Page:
Appellate Court Ruling A Blow For County In OIG Case

The Fourth District Court of Appeal issued an opinion Dec. 21 reversing the trial court’s judgment in favor of Palm Beach County’s ability to charge municipalities to support the cost of maintaining the Palm Beach County Office of the Inspector General.

The appellate opinion found that the county charging the municipalities violated their right of sovereign immunity and constituted an unlawful tax.

The appeal was made by 13 Palm Beach County municipalities against the county and Clerk & Comptroller Sharon Bock.

Local municipalities, including Loxahatchee Groves, Royal Palm Beach and Wellington, were not parties in the lawsuit, which began in 2010 when voters approved a referendum by a 72 percent vote to include municipalities under the inspector general’s oversight. Wellington was party to the lawsuit initially but later withdrew.

Inspector General John Carey said his office has not been receiving the money from the municipalities, and as a result has been operating at a staff level of 23, rather than the 40 that was budgeted to serve the needs of both the county and its 39 municipalities.

“It has been a long-going court issue since the office has been in existence,” Carey told the Town-Crier on Wednesday. “Recently, the circuit just ruled in favor of the cities.”

Carey stressed that the case is between the municipalities and the county.

“It’s not the cities against the inspector general,” he said. “It’s a matter of funding. Every level, from the start to the appeals process, they emphasized to the judges that they are not against the concept, the jurisdiction, the authorities or the oversight of the IG. It’s about how the office is paid for.”

He said that his office will continue to do its job, no matter what lawsuits are underway.

“I don’t pay attention particularly to what cities are involved in the lawsuit or what cities are paying,” he said. “There are some cities that are paying voluntarily to the county, according to the original charter, and there are some cities that aren’t.”

Carey said that he and his staff will continue to do the job fairly, without any consideration of which jurisdictions are party to the lawsuit.

However, Carey is disappointed in the result of the appeal, since his office will continue to operate with reduced funding.

“That’s a matter for the court to decide,” he said. “My disappointment is in how we continue to function at half-staff. We continue to function at this reduced level, not fulfilling completely what the citizens voted for. We continue to do our job with the resources we have to guard our taxpayer dollars, to be the independent watchdog for the citizens of Palm Beach County. I tell folks that even if it’s just me, I’m going to do my job, to do what the citizens of Palm Beach County expect and want and demanded of their government.”

Carey looks forward to one day having a fully staffed office. He pointed out that the appellate court opinion in effect requested an appeal to the Florida Supreme Court because the decision potentially could affect the framework of how municipalities and counties interact throughout the state.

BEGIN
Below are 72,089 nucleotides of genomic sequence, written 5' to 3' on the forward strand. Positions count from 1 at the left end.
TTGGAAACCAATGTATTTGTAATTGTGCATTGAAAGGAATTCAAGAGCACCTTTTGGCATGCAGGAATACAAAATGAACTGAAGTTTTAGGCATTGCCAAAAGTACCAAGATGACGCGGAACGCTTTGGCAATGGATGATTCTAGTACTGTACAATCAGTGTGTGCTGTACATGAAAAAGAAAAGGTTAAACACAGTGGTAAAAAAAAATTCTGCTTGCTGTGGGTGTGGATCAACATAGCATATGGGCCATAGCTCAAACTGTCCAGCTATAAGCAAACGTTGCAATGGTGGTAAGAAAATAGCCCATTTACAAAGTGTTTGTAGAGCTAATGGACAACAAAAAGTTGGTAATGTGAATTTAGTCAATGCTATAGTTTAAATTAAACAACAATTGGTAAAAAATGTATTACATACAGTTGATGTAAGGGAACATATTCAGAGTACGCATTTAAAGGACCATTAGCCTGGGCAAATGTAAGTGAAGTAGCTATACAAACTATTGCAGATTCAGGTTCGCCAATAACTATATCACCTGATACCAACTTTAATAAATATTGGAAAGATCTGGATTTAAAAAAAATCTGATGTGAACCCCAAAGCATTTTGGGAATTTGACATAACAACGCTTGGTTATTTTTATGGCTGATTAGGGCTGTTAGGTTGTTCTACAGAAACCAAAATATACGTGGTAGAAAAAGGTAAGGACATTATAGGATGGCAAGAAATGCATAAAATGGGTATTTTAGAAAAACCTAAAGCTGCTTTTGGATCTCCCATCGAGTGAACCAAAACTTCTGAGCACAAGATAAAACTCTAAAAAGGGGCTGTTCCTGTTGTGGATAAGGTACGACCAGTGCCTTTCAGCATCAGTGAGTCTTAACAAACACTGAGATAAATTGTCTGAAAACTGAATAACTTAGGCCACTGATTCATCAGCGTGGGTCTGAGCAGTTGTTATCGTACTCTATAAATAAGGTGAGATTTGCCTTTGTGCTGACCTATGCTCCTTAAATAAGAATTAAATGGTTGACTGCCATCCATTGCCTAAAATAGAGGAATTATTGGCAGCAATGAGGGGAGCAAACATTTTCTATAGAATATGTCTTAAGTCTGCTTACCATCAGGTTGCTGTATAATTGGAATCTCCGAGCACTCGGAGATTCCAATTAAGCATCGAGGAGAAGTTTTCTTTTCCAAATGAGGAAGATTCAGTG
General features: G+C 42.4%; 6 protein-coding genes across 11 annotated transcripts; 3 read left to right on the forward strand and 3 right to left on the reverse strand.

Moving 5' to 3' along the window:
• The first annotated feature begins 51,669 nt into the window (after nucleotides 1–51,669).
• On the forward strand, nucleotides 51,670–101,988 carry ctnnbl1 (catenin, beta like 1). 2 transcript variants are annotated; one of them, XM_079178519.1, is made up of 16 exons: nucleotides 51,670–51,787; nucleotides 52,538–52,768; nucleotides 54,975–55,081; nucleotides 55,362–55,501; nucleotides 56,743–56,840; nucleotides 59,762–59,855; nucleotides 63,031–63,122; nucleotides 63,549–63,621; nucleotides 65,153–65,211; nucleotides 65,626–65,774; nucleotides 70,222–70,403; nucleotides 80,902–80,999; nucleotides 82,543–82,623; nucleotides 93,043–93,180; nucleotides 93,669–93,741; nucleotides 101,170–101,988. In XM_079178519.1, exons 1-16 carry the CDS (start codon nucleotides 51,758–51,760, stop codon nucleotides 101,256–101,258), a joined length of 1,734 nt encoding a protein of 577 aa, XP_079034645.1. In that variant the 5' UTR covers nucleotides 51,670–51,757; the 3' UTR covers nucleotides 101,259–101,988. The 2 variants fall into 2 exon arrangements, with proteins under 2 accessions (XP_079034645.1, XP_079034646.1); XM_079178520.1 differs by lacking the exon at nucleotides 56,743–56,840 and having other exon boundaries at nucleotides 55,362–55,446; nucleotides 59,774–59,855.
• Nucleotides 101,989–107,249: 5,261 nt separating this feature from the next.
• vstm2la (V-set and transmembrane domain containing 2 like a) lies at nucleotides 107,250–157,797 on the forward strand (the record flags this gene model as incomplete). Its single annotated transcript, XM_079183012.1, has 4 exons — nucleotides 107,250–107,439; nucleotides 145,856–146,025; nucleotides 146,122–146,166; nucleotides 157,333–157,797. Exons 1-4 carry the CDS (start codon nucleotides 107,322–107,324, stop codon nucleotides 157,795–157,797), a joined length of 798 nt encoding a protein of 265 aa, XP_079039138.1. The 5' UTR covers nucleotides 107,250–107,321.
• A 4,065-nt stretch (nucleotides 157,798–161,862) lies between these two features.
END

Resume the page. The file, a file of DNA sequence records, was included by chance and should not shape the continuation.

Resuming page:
“They sent the question themselves to the Florida Supreme Court because it was such an important issue,” Carey said, explaining that the opinion asked whether municipal sovereign immunity bars a county from charging municipalities for a countywide inspector general program implemented pursuant to a voter-approved referendum requiring the establishment by ordinance, applicable to the county and all municipalities approving the referendum, to be funded by the county commission and all other government entities subject to the authority of the inspector general.

“This, no doubt, will not be the end of this. The Florida Supreme Court now has the option to whether they want to take on that question, and answer that question,” Carey said. “There’s probably more to follow on this.”

Royal Palm Beach Village Manager Ray Liggins said that the village had agreed to pay its share of the cost on the condition that the county repay the village if it lost the lawsuit.

“They gave us their agreement, and we approved their agreement on one condition, that is if they lost the lawsuit, they would have to pay us back,” Liggins said. “They were unwilling to sign an agreement that had that clause in it.”

Liggins said that the village made one payment, and Bock put the money in escrow and did not send another bill out. He added that the county used a municipal funding mechanism that charged vendors 0.25 percent of the cost of the contract to fund the inspector general’s office, which had never been used before.

“The county chose to use an unprecedented funding source,” Liggins said. “They had a plethora of other funding sources. They chose a very different, new approach that was controversial, and they lost, so the ball is back in the county’s court. What are they going to do?”

Liggins pointed out that county jurisdiction does not stop at the municipal boundaries.

“The county has options to charge residents and voters within each of the cities, and the unincorporated areas,” he said. “The services that are identified that the IG will provide are all part of that ordinance, and all that is good. Instead, the county chose a never-before-tested method that crossed the lines of existing laws.”